On Monday morning (May 20th), we had a very early alarm call due to a flight scheduled from Yangon for a 6:20 departure. Thankfully, we weren't completely adjusted to the 90 minute time zone change so waking at 4.30 wasn't so much of a hardship, despite our neighboring room waking us at midnight when they rolled in. We checked out of the Traders and received 3 'breakfast boxes'. They were full of fruit, pastries, boiled eggs and sandwiches. No one was going hungry! The trip to the airport at 5am was quick and we checked in without any drama and sat down to eat our packed breakfast. No such thing as nothing over 100ml of liquids on this domestic flight - it all seemed very casual. Soon enough our Air Mandalay flight was called. We walked up and headed to a bus to take us to the plane. On the flight, we actually had assigned seats - something we didn't get on our other domestic flights in Myanmar. What we didn't realise was that the flight wasn't direct, so on its first landing, we got up until we were told this wasn't our stop. 20 minutes later we took off again and landed 35 minutes later in Mandalay. Another 20 minute stop - it was a bit like catching a bus or train. A further 25 minute flight and we arrived at Nyaung U which was our stop. Hooray!
We wandered out and got a taxi without an issue and headed on the short journey to our hotel for the next 3 nights - the Hotel at Tharabar Gate. We were very grateful to get straight into our room and rest a little - it was only 9am! Later that morning, we headed out for lunch to the Vegan restaurant "be Kind to Animals". Good food, but a little trickier for the kids - we ordered fried rice, but it was spicy. On the afternoon of our first day in Bagan, we went for a wander and were inundated with offers of horse and cart. One entrepreneur offered us a free ride back on the condition we use his services the next day. After a swim in the afternoon, we headed to dinner to a restaurant next door to the hotel. Then an early night for all!
On day 2 in Bagan, we decided we would take a horse and cart for the morning. After some negotiation, given how hot it was (we were melting the previous day), we decided we would take 2. We agreed a price of 10000 kyats each (I'm sure overpaying however as I've got older, my willingness to bargain has diminished!) We headed off to a number of temples. They were all pretty impressive. Alex and Tara particularly liked the old palace where they went up some stairs and found a viewing platform. Being low season, we weren't hassled too much by touts, however sand paintings were available everywhere. There were some very young kids selling too. The temples are plentiful (they are everywhere you turn) and also beautiful. It was a great half day. We finished our horse and cart tour at lunch and ate at Star Beam (very impressive bread). That afternoon we headed back to rest and go for a swim before dinner.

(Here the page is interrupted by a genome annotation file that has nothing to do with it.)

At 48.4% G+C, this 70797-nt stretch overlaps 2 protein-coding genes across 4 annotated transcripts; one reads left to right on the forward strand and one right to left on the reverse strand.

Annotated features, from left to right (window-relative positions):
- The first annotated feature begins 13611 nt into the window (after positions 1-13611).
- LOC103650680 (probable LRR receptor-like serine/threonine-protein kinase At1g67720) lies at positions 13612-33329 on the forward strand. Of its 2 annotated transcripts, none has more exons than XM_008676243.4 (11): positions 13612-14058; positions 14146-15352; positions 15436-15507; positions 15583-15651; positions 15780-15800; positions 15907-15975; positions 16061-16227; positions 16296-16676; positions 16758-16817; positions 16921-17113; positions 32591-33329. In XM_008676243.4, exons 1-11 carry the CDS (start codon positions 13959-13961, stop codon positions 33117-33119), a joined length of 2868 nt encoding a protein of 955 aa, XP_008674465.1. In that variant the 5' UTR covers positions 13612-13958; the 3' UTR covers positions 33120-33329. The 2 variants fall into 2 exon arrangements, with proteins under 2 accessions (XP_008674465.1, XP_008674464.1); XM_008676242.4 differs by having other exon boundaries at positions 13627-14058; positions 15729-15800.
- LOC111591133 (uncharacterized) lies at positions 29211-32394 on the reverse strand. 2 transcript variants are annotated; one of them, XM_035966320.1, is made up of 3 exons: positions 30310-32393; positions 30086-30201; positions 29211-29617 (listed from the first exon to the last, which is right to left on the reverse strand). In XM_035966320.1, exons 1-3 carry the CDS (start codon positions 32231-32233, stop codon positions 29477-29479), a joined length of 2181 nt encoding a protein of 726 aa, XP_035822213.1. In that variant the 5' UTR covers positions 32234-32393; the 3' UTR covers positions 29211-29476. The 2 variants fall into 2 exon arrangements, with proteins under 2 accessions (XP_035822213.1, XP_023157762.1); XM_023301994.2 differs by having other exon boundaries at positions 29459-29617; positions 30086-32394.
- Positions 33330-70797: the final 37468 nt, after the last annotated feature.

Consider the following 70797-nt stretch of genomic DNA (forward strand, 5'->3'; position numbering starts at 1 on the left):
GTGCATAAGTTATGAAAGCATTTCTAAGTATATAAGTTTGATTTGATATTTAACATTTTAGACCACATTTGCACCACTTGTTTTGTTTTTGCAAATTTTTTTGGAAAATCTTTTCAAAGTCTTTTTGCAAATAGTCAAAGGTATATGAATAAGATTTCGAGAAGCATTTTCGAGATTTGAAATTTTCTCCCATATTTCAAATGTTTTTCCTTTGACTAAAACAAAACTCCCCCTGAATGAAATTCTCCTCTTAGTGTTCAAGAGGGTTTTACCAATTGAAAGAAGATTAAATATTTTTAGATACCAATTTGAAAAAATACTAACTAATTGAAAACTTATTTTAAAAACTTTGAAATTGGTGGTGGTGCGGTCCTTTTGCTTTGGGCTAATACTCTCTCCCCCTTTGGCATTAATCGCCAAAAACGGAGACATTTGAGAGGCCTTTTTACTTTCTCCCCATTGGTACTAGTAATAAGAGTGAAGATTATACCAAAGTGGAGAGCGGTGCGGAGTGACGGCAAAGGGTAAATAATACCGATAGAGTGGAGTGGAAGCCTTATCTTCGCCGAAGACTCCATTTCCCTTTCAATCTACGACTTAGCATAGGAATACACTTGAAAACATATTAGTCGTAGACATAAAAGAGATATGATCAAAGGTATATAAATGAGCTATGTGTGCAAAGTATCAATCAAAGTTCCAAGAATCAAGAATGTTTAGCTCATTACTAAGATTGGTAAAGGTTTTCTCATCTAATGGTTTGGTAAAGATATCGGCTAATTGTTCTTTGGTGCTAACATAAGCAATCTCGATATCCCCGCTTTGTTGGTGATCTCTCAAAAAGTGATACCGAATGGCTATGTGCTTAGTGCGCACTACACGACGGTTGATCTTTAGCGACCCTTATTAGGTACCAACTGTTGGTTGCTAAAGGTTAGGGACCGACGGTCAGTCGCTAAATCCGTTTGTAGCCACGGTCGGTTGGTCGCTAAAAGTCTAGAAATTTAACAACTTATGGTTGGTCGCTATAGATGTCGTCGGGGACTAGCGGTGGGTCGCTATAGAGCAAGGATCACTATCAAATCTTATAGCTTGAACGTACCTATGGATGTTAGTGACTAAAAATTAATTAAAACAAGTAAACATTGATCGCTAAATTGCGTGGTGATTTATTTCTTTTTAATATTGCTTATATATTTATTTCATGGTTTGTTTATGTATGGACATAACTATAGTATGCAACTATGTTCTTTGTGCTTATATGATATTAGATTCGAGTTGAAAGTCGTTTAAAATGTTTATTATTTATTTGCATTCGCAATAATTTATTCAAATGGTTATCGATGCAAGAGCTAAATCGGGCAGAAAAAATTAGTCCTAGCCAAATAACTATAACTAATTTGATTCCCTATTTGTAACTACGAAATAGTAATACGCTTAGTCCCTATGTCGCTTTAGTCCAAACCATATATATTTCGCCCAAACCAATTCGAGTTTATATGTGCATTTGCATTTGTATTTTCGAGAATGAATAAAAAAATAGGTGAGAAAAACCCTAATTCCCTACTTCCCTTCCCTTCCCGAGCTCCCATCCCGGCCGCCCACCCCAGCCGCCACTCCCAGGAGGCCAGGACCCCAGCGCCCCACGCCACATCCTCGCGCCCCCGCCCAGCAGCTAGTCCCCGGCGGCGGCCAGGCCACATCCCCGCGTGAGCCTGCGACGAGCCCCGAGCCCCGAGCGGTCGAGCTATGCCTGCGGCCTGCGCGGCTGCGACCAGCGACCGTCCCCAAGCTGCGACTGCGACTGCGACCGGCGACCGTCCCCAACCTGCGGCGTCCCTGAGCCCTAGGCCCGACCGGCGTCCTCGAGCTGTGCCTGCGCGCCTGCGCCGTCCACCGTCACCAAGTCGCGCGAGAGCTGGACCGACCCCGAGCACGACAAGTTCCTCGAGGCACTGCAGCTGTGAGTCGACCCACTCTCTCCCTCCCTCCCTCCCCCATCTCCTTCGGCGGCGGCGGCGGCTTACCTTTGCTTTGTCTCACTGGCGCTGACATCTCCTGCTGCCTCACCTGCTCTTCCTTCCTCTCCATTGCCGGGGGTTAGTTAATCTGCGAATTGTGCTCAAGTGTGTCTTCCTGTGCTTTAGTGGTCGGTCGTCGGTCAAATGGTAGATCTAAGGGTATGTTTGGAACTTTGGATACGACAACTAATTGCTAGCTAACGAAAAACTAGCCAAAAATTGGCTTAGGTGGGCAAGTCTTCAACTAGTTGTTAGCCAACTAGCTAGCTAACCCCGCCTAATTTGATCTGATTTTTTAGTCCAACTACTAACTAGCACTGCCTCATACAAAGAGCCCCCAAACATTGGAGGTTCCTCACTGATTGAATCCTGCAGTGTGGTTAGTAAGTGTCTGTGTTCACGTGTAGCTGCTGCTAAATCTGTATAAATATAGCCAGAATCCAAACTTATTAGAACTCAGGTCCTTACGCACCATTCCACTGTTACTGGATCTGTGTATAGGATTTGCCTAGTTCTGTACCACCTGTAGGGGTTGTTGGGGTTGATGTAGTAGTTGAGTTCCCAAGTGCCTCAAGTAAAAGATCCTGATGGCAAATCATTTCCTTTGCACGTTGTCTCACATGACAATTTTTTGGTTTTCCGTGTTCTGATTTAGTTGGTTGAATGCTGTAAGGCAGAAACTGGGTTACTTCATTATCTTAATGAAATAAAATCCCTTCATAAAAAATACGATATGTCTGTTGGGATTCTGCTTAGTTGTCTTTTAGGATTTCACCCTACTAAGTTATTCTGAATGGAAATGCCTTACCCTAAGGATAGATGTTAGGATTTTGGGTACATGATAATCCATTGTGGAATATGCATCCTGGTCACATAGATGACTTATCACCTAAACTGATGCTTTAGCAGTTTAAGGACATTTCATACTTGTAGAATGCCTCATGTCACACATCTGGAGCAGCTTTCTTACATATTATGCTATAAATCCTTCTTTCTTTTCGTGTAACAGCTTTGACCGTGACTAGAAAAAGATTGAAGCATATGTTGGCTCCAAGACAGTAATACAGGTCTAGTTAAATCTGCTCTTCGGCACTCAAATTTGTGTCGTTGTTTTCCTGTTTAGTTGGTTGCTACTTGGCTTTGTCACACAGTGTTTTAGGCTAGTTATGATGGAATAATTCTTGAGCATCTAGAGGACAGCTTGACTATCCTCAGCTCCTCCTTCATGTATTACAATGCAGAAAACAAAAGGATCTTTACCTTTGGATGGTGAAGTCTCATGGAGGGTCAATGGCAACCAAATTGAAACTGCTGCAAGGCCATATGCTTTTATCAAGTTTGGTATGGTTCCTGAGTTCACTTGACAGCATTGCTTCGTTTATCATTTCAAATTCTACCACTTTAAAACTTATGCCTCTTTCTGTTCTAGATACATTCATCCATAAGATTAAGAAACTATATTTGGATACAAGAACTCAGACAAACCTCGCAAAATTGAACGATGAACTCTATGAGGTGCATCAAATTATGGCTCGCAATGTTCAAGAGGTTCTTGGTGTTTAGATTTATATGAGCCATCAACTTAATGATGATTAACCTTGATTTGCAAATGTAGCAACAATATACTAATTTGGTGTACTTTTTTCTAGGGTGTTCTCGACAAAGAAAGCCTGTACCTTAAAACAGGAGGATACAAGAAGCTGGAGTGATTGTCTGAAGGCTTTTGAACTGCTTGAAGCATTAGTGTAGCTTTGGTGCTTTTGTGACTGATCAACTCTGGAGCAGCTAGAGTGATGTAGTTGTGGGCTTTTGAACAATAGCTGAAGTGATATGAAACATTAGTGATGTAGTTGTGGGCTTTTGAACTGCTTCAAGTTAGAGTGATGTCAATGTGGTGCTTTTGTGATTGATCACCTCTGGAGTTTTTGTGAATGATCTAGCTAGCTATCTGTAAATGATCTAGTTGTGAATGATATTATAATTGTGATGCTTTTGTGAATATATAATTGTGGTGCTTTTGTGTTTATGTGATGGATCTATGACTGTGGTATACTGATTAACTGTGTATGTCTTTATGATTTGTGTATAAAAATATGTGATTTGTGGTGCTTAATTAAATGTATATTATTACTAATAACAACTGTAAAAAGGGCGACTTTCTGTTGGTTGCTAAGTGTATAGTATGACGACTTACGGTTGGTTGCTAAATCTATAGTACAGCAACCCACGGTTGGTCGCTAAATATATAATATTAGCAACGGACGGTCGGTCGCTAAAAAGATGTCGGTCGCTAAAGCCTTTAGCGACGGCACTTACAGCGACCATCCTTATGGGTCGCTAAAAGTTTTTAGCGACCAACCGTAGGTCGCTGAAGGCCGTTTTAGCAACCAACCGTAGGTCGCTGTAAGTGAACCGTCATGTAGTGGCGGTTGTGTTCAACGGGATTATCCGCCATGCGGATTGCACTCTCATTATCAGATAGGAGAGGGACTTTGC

Day 3 in Bagan was spent resting in the morning. We ordered a taxi to take us into Nyaung U- the main town. We left around 11am, with the intention of exploring the markets - however, it was really hot already and we were all pretty hot trudging through the markets. We bought a couple of t-shirts for the kids (less than $3 each with no bargaining), and some mangoes for 200 kyat (around 20cents) each. We then decided we should get some lunch and headed to a place called Bagan Beach Bar. It was on the river (which was really low). It was huge inside, but we were the only customers initially (us and many flies). Food was ok, nothing to write home about. We then went in search of a taxi and found an old uncle with a taxi sign on top of his station wagon who would take us. No seat belts and the car had seen better days but we made it back ok - we had to stop for roadside fuel on the way. He was very friendly (as most Burmese are).
Later that afternoon, I went to go to the money changer at the local store that our horse and cart driver had taken us to the previous day. Tara and I were accompanied by a young boy who chatted to us the whole way. He told us he was 9 years old and learnt English at the monastery where I think he went to school. On our return journey he wanted to sell us some postcards. The previous day, kids at the temples were selling 10 for 1000 kyat (just over $1). My young friend mocked shock when I suggested 1000 and said no madam, these are 2000. I think he expected me to bargain, but the grin on his face when I handed over the 2000 kyats was worth it. He was very good company for Tara and I on our short walk and later on when we ventured out or dinner greeted us like old friends.
Bagan was a great place and somewhere I could see us returning to 1 day.